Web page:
Wednesday, January 14, 2009

BCD in NYC Holiday Special: Part I

by Erin and Xani




First off, my apologies for being MIA on the blog scene! In my defense, I was down in the bayou building homes through Habitat for Humanity (and yes, eating beignets and etouffee) for a week (just like last year) and only recently returned. The post about the fabulous NOLA eats is forthcoming, but first let us present the much-anticipated BCD in NYC Holiday Special posts!! Hooray!

We departed Baltimore on a rainy morning (about 36 hours after my last exam of the semester), and as we headed further and further north on the train (or the choo choo, as we call it) the rain turned to snow and it was like a winter wonderland!



Waiting for the choo choo in Baltimore


The view from our window on the Hogwarts Express!

It was nice to be inside the cozy train car (very Hogwartsian) while it was so cold and blustery outside. That is, until we arrived in NYC and had to go outside and try to catch a cab! After a few minutes in the blizzard, we caught a cab to Cousins Ann and Steven's house in the Flatiron district.

It was a special day since it was Ann's birthday, and we wanted to go somewhere cozy and delicious for her birthday lunch and to kick off the weekend. Ann mentioned she'd like to go to a French bistro, so I suggested the only French bistro I know in New York: Les Halles Brasserie. Yes, folks, THE Les Halles that is the subject of Anthony Bourdain's "Kitchen Confidential" and other books/TV shows of his. I'm not sure if he's even affiliated with the restaurant anymore, but I have read "Kitchen Confidential" more times than I'd like to admit, and the BCD fam has cooked from the Les Halles Cookbook (dark chicken stock, anyone?), so I was STOKED to get to eat there for real. Lucky for us, the restaurant was only about 3 (snowy) blocks away. A Christmas miracle, indeed!

We were welcomed into the restaurant and seated right next to a large window overlooking the snowy and bustling street. It was so lovely to sip wine and be warmed by the heater and talk with Ann and Xani. And then there was the food.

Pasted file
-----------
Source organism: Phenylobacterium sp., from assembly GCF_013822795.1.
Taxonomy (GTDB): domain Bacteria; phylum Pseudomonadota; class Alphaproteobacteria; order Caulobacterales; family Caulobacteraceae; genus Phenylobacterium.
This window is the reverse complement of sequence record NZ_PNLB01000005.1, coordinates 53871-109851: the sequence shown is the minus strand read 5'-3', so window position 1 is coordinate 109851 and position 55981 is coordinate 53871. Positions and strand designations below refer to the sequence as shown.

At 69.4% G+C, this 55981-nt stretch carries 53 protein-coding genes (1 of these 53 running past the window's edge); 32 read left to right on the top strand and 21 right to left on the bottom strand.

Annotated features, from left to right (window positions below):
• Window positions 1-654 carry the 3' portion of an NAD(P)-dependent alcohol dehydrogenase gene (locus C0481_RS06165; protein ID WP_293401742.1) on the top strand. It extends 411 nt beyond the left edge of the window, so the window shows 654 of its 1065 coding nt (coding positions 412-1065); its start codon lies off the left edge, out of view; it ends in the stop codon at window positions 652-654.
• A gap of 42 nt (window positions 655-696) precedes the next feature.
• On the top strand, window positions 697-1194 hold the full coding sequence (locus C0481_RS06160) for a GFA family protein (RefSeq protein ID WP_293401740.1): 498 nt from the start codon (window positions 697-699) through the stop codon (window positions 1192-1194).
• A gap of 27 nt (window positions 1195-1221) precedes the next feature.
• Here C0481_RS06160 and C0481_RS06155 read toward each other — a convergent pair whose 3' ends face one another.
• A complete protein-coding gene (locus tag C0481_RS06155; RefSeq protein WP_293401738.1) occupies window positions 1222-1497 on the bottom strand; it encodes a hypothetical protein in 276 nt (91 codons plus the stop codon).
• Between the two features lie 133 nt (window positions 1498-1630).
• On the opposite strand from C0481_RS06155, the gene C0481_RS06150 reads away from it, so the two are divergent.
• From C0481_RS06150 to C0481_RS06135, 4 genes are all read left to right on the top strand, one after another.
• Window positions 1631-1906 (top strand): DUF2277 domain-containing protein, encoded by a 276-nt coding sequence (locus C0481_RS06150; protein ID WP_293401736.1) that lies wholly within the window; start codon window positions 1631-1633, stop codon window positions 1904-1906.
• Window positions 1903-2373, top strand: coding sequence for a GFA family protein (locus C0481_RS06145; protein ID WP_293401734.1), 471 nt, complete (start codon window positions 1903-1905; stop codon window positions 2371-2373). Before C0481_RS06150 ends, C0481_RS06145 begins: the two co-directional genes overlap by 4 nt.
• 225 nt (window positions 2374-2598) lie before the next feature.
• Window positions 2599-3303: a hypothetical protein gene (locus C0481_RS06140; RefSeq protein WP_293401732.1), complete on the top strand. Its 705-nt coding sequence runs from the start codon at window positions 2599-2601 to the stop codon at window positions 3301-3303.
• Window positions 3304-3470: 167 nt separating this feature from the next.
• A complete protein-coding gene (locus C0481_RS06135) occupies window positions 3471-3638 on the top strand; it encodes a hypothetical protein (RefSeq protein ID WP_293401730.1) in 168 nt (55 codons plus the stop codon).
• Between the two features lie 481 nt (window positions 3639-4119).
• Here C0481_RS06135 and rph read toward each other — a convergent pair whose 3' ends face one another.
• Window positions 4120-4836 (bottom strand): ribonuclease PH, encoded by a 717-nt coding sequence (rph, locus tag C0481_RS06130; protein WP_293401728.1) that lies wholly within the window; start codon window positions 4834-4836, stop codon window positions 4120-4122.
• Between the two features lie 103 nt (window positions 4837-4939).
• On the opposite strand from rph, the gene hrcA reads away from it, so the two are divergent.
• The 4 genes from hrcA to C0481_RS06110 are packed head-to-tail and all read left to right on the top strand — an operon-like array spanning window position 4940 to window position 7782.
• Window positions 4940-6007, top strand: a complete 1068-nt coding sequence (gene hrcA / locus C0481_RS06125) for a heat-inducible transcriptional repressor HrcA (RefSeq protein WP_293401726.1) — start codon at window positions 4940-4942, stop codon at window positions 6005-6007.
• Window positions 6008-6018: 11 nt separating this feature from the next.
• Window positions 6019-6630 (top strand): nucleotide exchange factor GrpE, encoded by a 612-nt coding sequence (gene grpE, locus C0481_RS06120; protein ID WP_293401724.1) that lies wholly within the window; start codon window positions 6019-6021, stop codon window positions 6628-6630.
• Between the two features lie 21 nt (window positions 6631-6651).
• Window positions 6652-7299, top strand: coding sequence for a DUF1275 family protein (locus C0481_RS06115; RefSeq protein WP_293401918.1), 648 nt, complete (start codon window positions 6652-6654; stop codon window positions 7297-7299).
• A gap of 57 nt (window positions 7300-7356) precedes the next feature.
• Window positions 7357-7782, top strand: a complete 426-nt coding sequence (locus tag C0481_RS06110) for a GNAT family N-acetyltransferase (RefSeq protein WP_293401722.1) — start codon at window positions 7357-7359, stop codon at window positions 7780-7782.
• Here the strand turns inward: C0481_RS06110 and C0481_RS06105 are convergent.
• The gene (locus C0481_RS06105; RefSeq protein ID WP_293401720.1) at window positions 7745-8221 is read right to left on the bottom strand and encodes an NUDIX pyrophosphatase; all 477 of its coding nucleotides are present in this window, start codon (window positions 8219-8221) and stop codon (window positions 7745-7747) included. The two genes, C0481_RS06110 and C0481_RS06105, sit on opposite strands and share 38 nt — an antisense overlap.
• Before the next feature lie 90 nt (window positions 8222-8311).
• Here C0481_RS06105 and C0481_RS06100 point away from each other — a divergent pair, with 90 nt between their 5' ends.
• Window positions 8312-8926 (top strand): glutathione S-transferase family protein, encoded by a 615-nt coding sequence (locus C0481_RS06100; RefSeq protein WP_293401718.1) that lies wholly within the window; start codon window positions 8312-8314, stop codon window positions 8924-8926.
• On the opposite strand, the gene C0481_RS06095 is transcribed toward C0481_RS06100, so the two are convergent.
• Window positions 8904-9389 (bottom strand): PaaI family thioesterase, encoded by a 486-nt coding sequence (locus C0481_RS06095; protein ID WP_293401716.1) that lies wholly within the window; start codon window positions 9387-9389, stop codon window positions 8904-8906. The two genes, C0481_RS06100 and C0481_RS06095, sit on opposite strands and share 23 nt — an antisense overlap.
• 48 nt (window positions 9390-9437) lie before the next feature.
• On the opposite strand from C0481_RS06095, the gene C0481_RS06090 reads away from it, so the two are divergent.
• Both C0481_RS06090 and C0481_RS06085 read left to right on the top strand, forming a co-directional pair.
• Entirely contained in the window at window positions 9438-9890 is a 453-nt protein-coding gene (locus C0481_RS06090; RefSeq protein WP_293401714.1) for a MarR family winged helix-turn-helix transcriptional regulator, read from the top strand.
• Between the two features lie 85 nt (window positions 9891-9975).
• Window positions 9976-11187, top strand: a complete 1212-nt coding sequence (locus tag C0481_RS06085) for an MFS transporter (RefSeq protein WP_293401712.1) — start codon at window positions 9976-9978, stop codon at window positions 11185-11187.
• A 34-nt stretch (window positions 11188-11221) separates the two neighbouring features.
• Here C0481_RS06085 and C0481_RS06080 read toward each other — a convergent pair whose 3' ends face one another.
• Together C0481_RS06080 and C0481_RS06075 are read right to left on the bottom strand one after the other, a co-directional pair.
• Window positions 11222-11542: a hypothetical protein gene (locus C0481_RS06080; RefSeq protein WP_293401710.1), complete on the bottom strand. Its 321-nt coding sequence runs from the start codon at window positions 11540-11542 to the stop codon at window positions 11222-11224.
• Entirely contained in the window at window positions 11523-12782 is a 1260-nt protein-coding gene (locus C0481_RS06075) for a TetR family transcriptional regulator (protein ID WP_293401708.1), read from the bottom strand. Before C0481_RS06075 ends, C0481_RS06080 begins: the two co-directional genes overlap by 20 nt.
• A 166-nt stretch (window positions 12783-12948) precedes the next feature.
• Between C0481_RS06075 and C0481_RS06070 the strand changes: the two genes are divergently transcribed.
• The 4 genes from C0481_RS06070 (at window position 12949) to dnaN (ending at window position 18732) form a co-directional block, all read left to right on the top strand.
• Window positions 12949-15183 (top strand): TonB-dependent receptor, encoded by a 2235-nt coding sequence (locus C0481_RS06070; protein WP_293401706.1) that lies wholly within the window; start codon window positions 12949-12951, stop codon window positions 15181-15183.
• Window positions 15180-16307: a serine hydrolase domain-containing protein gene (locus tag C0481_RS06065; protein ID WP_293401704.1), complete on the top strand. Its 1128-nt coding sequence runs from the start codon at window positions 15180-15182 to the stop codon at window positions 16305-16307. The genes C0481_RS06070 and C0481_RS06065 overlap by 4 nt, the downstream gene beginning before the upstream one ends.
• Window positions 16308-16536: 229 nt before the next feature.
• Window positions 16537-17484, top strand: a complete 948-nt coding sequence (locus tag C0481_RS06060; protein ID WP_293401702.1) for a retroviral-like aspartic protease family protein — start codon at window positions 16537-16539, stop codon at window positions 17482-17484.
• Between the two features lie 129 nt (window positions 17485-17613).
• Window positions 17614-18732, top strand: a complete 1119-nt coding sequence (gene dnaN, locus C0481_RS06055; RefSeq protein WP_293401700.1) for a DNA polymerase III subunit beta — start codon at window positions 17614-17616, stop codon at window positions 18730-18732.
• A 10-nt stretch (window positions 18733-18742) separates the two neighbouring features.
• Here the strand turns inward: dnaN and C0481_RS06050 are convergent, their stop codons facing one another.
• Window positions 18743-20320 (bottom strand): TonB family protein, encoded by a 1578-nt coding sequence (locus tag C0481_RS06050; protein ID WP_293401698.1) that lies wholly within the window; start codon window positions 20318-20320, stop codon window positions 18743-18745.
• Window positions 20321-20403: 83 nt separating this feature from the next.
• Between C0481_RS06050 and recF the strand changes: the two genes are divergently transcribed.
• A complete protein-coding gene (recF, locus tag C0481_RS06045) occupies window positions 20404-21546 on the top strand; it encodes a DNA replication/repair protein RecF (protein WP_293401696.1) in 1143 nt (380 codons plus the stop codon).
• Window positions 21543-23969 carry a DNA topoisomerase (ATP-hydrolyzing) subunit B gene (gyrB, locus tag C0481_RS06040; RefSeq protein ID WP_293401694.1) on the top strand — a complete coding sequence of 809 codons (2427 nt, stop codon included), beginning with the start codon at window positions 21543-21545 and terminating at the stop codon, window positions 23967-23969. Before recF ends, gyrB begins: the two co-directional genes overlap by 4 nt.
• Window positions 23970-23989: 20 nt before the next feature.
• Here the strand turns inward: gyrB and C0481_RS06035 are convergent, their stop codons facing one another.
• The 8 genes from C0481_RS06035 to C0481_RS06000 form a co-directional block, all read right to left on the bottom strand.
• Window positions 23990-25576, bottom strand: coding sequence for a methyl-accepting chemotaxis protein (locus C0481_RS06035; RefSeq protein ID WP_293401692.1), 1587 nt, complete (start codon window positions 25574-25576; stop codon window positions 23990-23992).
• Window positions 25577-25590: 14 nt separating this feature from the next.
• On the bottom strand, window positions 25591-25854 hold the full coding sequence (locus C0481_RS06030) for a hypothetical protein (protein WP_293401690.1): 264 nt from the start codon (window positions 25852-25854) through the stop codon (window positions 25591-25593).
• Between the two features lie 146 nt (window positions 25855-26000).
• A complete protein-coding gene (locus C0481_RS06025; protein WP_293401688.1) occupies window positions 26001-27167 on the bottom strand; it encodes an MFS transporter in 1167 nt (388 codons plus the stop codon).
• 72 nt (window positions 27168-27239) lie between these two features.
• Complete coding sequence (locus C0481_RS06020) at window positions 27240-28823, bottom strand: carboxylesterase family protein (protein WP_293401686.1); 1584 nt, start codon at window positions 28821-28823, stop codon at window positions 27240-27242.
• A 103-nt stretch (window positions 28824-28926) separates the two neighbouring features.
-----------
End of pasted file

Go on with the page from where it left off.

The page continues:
The view from our table - so nice to be inside

Xani and birthday girl, Ann

We started with some escargots and some gratinee (french onion soup). The escargots were wonderfully garlicky and buttery (and so hot I did some damage to my mouth) and so full of flavor. The gratinee nearly made me fall out of my chair. The soup itself was thick with caramelized onions and so intense in flavor from the dark chicken stock, then topped with a crouton and lots of melted gruyere. I hesitated to pass it on to Xani but I knew she wasn't afraid to use her butter knife on me...

Snails + butter + garlic = heaven


Just kill me now...

Next course: steak frites, duck confit, and moules! The moules were classicly prepared with wine and garlic and some herbs, and were delicious and not gritty at all. The crusty bread played a wonderful role here.




The steak frites was also fantastic. We ordered the hanger steak (I think?), cooked rare, and it was so tender and flavorful. (Another neat fact about Les Halles: they do all their butchering on site.) The steak was served with a pan sauce likely made by deglazing the pan with some wine and shallots and letting it reduce (probably finishing with a glob of butter, of course). This sauce was extremely familiar (and thus comforting) to me since BCD Dad often makes a similar sauce when we have steak au poivre at home.


The duck confit was good but it was outshined by the steak and other dishes. I did like, however, the salad served along side the duck, which was a frisee salad with little fried cubes of potato on top - delish!